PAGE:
During construction, I changed the back invisible zipper to a front lapped zipper and changed a bit how the pockets are constructed since I didn’t like Seamwork’s pocket construction where it has you clip the seam allowance. There is no need to do that really. Their construction method is fine, though, just not my preference.

After putting the jumpsuit together and then trying it on, I found two things: 1) The crotch was super low on me. I am 5’3″ so I figured this might be an issue. 2) I didn’t like the full length in the seersucker gingham fabric (the tie is made with magenta tencel twill) I chose and decided that I would prefer a cropped length with elastic cuffs.

I raised the crotch by removing about 5 inches from the top of the pants. This worked for the most part except at the centre front where I wish I had split the difference and removed a bit from the bottom of the bodice as well. The waist seam hits lower than I prefer; I guess I really like the comfort of a high waist. If I make the pattern again, I would shorten the torso in the bodice and the bottoms as well.

After all of that, I do think I removed a smidge too much from the length but not uncomfortably so.

I am not sure if I will make the pattern again. I do like it a lot, but while I love rocking a onesie and throwing on a pair of overalls, I don’t think jumpsuits are my thing. I find the jumpsuit difficult to take on and off. I’m thinking if I were to make it again, I would definitely take the sleeves off as they make it hard to get on and off. Admittedly, I probably also need a longer zipper, too. That’s on me. I actually may remove the sleeves from this version or I will get a longer zipper. It’s honestly almost impossible for me to take off because of my limited shoulder mobility (well, I can move them but then they dislocate and that’s not fun…).

 

What it comes down to with this pattern or any other woven jumpsuit is that a muslin is pretty necessary. I wish I had given myself the time to do a muslin! LOL But I will call this a wearable muslin and try to figure out how to make it work.

All that said, I love the look that I created and love the fit on the bodice so I may be using that bodice again. It’s super cute. I’m glad I was brave enough to try the pattern out!

In other news, I dyed my hair red. I’ve been kind of absent here due to surgery recovery and a lot of costumes for my improv troupe as well as trousers for my husband. I’ve also been doing a Me Made May challenge on Instagram where I sketch each outfit. I’ve set themes as well (dresses, skirts, comfy wear, and rainbow). It’s been a lot of fun but also pretty time-consuming. Expect more regular posts again. I’ll also be posting over at the Minerva Crafts blog soon, too. I joined the #MinervaMakers team and started receiving fabric. I got my first fabric a couple of weeks ago and am getting ready to sew something up with it. I can’t wait to show you!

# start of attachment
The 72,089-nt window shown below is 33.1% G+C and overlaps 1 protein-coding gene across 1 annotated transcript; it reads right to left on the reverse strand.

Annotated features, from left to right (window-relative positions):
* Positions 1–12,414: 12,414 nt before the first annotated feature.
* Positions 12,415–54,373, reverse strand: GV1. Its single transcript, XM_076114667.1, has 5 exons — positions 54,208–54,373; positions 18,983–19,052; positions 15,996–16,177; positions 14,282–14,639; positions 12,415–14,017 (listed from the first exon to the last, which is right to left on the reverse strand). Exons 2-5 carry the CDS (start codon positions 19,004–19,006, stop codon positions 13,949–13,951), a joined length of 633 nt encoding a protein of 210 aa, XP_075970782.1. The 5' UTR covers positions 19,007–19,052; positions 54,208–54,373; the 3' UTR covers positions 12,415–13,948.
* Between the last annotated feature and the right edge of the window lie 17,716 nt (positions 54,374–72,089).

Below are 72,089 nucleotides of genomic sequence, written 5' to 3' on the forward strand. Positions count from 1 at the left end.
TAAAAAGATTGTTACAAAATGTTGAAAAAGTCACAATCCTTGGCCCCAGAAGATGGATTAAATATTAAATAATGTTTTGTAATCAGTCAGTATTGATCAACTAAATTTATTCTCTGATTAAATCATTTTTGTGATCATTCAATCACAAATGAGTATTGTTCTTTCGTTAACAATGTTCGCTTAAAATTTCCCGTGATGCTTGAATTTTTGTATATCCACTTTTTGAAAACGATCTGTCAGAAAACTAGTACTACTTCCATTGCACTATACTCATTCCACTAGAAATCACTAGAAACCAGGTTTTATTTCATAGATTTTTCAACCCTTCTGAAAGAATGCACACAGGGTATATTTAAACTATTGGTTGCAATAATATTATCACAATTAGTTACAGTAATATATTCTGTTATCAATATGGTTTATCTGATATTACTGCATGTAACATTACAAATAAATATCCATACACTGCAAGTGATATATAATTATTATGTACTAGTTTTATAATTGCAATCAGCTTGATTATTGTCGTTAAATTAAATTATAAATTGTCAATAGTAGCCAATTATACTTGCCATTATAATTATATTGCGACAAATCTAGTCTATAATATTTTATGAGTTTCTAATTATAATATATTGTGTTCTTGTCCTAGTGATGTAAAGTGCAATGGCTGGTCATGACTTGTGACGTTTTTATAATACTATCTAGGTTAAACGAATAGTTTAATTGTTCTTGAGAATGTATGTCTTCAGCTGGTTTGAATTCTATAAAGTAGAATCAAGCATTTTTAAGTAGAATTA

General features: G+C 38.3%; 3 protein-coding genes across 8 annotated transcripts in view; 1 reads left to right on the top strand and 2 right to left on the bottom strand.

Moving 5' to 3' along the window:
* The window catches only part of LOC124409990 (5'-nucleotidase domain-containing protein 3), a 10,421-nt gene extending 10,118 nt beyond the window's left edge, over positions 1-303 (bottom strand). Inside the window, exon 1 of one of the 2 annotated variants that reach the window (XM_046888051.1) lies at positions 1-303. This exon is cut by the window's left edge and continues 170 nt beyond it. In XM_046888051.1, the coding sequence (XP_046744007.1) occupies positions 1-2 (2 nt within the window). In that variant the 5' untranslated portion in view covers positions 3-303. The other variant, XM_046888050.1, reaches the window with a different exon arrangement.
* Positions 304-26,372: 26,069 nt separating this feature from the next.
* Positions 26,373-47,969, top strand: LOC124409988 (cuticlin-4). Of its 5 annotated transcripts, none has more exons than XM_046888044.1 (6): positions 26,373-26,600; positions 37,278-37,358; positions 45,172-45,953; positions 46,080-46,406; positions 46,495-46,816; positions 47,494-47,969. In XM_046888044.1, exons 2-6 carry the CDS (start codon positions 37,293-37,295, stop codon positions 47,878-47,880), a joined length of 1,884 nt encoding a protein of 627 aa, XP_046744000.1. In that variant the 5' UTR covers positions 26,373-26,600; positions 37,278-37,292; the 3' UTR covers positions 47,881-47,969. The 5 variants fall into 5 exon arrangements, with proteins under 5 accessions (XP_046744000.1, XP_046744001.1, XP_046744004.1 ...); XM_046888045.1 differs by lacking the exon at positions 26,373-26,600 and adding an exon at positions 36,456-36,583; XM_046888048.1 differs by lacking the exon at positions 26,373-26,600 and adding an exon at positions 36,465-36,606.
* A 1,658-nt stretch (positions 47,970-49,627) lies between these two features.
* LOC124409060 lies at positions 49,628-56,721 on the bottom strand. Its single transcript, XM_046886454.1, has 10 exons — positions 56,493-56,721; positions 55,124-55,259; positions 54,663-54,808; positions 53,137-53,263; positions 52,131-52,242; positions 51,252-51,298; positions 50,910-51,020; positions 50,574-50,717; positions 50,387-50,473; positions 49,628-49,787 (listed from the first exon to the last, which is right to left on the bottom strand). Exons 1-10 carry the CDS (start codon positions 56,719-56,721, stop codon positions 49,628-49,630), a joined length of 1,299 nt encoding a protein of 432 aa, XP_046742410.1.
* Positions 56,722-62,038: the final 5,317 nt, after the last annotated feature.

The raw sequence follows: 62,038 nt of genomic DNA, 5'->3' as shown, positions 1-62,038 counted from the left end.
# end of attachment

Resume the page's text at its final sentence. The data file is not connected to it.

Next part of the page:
TL:DR Review

  • Pattern: Seamwork Sky Jumpsuit
  • Pros: Good size range. I love the V-neck.
  • Cons: Not a fan of some of the construction methods in the pattern (pockets). Difficult for me to get on and off due to mobility issues.
  • Make again?: I think I will use the bodice again for sure since I like the fit. I may not make a jumpsuit again, though. Although now that I am typing this, I would definitely make this again in a knit fabric since comfort is top of my list these days.
  • Rating: pink-star-black-md pink-star-black-mdpink-star-black-mdpink-star-black-md4/5 stars

Would you like to join the Sewcialists for Sew Brave this May? Make something that pushes your boundaries or try a new technique! Check out the hashtag #SewBraveSewcialists on Instagram for some great inspiration, and if you aren’t already, follow @Sewcialists on Instagram!

 

Hot Patterns’ Cupid Cami and Tap Pants

First off, thank you for all the lovely comments on my last post. I haven’t had the energy yet to reply to everyone but hopefully soon.

Today I am sharing another pj project that I made for recovery.

Hot Patterns’ Cupid Cami and Tap Pants are available for free through the Fabric.com website. I’ve had the pattern downloaded for a while and have wanted to make the tap pants. Tap pants are lovely either under dresses for thigh chafing protection and for the danger of windy weather and dresses or to wear as cool pjs for warmer weather. The cami was just a bonus. It has some cute features, too, like the ties at the shoulders.

I made 2 pairs of tap pants and 1 cami. I love the tap pants, but the cami has quite a few fit issues. For my bust size, I used the largest size. The back is pretty big, though, and the sides. It would be a better fit in a smaller size with an FBA so the majority of the volume is in the front bust.

I’m not fussed about fixing this particular one since it’s just for around the house. The top is made with a slinky poly knit in a snakeskin print. I got it and the spiral print for the tap shorts above from a Minerva crafts win a couple of years ago.

The fit in the tap pants is much better than the top. There are a couple of crotch length corrections needed but overall it’s okay.

The pink pair of tap pants is made with a soft velvet given to me by a friend. It’s so soft. It’s the same velvet I used for my bralette pattern.

For a free pattern, it is okay. I did have to correct a weird looking crotch on the front crotch curve. Like I dunno how it was supposed to sew up like that.

TL:DR Review

  • Pattern: Hot Patterns’ Cupid Cami and Tap Pants
  • Pros: Good size range. Free!
  • Cons: Top has typical errors for drafting up larger sizes where certain areas are disproportionately increased. Bottoms have the weird crotch curve. I thought about bumping this down to a 3.5 star review, but the free aspect plus the size range really does give it a 4 star.
  • Make again?: I likely won’t make the top again. I do need to tighten the back ties a bit more, but overall I think the fit on the top isn’t worth it. I also don’t really wear camis so to me it was just a fun one time thing to make. Tap pants I will make again after some minor crotch adjustments to get a better fit.
  • Rating: pink-star-black-md pink-star-black-mdpink-star-black-mdpink-star-black-md4/5 stars